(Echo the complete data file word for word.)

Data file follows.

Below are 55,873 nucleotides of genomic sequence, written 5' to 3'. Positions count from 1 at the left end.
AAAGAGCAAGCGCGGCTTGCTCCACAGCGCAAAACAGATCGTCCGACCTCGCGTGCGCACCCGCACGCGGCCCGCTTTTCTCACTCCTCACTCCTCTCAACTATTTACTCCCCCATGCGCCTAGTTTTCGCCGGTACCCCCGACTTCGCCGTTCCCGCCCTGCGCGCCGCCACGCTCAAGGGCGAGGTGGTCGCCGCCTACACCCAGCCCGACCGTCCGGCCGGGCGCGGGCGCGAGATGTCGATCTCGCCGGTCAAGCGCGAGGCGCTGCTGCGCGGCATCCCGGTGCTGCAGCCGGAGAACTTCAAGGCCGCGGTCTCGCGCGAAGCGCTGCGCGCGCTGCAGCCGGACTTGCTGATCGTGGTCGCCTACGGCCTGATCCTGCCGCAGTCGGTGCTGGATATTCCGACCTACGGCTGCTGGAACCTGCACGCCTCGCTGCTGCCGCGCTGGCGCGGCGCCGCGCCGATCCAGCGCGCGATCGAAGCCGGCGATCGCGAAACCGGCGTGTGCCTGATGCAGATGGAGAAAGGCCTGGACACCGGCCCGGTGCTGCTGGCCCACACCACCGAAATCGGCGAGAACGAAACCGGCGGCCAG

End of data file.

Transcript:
Below are 55,873 nucleotides of genomic sequence, written 5' to 3'. Positions count from 1 at the left end.
AAAGAGCAAGCGCGGCTTGCTCCACAGCGCAAAACAGATCGTCCGACCTCGCGTGCGCACCCGCACGCGGCCCGCTTTTCTCACTCCTCACTCCTCTCAACTATTTACTCCCCCATGCGCCTAGTTTTCGCCGGTACCCCCGACTTCGCCGTTCCCGCCCTGCGCGCCGCCACGCTCAAGGGCGAGGTGGTCGCCGCCTACACCCAGCCCGACCGTCCGGCCGGGCGCGGGCGCGAGATGTCGATCTCGCCGGTCAAGCGCGAGGCGCTGCTGCGCGGCATCCCGGTGCTGCAGCCGGAGAACTTCAAGGCCGCGGTCTCGCGCGAAGCGCTGCGCGCGCTGCAGCCGGACTTGCTGATCGTGGTCGCCTACGGCCTGATCCTGCCGCAGTCGGTGCTGGATATTCCGACCTACGGCTGCTGGAACCTGCACGCCTCGCTGCTGCCGCGCTGGCGCGGCGCCGCGCCGATCCAGCGCGCGATCGAAGCCGGCGATCGCGAAACCGGCGTGTGCCTGATGCAGATGGAGAAAGGCCTGGACACCGGCCCGGTGCTGCTGGCCCACACCACCGAAATCGGCGAGAACGAAACCGGCGGCCAG